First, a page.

Our critics pick their highlights of Edinburgh International Festival, from an epic take on Macbeth to an illuminated night-time run on Arthur’s Seat
THEATRE - JOYCE MCMILLAN
EDINBURGH is famed as a city with a small mountain at its heart, but never before has Arthur’s Seat been transformed, as it will be during this Festival, into a living work of art, a night landscape lit by the moving bodies of local teams of runners – and walking groups of audience members – all carrying their own light sources, and all sculpting the hillside into mighty new shapes of light and darkness. Created by the Glasgow-based land art company NVA, and co-funded by the National Lottery’s Olympic Legacy Trust, Speed Of Light promises to be the most spectacular event of the 2012 Edinburgh Festival, and a huge percentage of the places for running and walking participants have already been taken up, months in advance.
The impact of the Olympics can be traced throughout this year’s massive EIF theatre programme, which also features three shows presented jointly with the Royal Shakespeare Company’s 2012 World Shakespeare Festival. In a production that reflects this year’s celebratory EIF mood – light, laughter, hope, and youthful energy – the acclaimed Russian director Dmitry Krymov visits Britain for the first time with his production of A Midsummer Night’s Dream, inspired, like all his work, by the collective imagination of theatre design students who first create the magical space in which the play will unfold. The RSC itself presents the magnificent singer Camille O’Sullivan in a solo performance of The Rape Of Lucrece, and the great TR Warszawa from Poland open up a newly converted Lowland Hall at Ingliston with their 2008:Macbeth, set during a contemporary Middle Eastern conflict.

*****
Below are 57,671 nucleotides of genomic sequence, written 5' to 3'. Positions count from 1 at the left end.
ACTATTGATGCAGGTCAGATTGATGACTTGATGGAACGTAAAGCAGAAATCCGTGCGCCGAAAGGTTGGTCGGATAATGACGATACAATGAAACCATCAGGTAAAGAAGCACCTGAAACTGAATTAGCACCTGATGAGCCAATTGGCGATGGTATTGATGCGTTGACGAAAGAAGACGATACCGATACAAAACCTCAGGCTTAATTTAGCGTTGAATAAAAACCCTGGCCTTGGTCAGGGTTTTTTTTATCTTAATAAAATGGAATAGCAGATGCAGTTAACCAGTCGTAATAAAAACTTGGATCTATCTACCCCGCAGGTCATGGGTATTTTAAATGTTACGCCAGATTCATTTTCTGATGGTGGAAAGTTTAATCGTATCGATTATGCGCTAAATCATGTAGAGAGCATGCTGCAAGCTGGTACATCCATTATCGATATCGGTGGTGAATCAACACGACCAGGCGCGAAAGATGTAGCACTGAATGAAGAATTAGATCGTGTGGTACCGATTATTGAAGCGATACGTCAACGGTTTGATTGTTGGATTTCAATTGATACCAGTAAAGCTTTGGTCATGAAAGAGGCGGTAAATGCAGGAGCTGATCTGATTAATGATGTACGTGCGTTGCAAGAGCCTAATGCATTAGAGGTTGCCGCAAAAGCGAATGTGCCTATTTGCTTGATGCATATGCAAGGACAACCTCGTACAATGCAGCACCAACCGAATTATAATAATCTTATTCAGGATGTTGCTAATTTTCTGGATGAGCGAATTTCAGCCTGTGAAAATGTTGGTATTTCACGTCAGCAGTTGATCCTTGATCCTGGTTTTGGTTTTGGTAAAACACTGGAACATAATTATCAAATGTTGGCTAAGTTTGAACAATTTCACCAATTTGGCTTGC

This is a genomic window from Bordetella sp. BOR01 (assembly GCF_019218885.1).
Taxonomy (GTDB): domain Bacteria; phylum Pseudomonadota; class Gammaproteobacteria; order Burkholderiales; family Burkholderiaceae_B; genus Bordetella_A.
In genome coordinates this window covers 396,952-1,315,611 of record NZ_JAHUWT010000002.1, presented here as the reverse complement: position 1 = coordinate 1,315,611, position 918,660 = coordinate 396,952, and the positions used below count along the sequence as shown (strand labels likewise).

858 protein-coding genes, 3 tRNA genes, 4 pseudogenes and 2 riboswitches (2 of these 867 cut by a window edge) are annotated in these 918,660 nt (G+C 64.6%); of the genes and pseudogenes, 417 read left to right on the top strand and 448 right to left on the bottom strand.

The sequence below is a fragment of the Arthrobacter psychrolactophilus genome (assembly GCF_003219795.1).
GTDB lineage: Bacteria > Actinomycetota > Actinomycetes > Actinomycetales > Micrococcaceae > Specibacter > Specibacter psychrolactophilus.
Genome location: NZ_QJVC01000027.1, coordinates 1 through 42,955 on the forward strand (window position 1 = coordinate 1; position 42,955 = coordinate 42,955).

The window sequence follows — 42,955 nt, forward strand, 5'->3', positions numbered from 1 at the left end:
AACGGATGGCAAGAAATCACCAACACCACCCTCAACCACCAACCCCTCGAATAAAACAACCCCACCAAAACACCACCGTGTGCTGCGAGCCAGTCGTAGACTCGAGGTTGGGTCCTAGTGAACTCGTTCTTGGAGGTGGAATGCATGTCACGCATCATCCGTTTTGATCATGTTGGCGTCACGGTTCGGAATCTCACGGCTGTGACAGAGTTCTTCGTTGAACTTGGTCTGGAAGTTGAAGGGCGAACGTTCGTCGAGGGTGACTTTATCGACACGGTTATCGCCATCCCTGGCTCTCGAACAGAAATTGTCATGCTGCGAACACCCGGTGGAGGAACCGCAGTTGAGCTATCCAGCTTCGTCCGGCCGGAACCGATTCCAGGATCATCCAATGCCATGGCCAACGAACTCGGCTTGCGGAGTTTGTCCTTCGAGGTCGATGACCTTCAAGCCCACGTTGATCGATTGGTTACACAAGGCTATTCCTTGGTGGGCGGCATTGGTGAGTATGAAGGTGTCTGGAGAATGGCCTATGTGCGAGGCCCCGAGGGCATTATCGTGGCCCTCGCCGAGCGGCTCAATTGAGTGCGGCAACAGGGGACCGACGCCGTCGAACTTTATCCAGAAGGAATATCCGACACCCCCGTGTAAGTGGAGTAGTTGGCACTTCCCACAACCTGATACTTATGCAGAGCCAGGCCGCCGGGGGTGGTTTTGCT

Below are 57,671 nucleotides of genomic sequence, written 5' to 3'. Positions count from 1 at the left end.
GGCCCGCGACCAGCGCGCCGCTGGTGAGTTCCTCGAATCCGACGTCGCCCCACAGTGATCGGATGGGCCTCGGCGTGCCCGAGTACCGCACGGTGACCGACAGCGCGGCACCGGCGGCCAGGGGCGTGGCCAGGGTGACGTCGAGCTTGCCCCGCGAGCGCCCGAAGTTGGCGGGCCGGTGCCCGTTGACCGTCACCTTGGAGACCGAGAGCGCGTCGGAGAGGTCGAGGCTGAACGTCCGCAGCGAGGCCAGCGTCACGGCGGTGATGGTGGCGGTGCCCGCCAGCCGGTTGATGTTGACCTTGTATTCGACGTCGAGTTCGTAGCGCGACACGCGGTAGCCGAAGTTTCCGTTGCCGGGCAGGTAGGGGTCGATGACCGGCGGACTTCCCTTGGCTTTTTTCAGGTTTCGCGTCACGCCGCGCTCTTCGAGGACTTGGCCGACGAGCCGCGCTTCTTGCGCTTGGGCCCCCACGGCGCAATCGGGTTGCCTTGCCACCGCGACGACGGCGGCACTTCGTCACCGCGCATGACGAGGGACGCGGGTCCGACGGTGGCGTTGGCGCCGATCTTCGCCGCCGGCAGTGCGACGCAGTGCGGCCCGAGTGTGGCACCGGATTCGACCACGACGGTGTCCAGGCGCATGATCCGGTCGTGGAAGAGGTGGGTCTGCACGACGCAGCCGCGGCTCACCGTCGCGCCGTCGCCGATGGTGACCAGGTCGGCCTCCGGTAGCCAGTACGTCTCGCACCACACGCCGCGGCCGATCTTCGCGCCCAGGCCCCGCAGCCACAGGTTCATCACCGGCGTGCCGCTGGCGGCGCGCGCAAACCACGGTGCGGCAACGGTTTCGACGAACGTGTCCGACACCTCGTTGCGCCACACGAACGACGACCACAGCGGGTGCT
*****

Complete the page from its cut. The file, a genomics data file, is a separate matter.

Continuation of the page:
It’s a measure of the ambition of this year’s theatre programme, though, that these major Shakespeare productions are almost eclipsed in scale by a range of other shows from legendary European directors. The great French director Ariane Mnouchkine makes her first ever Edinburgh appearance, at Ingliston, with Les Naufragés du Fol Espoir (Aurores), a mighty Jules-Verne-style adventure set just before the First World War; and Silvio Purcarete of Romania, whose massive Faust thrilled audiences at Ingliston in 2009, brings his new version of Gulliver’s Travels to the King’s Theatre. There’s the Swiss director Christophe Marthaler’s Meine Faire Dame, a delicious and hilarious musical reflection on My Fair Lady, set in a school language lab; there’s an Orestes from Japan, a new pair of short political dramas from Chile’s Guillermo Calderon, and a new take on Alice In Wonderland from leading Scottish company Vanishing Point. No overarching theme this year, in other words: but a theatre programme of dazzling quality, featuring two brand-new purpose-built temporary spaces at Ingliston, and a round half dozen of the world’s greatest theatre-makers, at their most playful and ambitious.
IF YOU SEE ONE THING…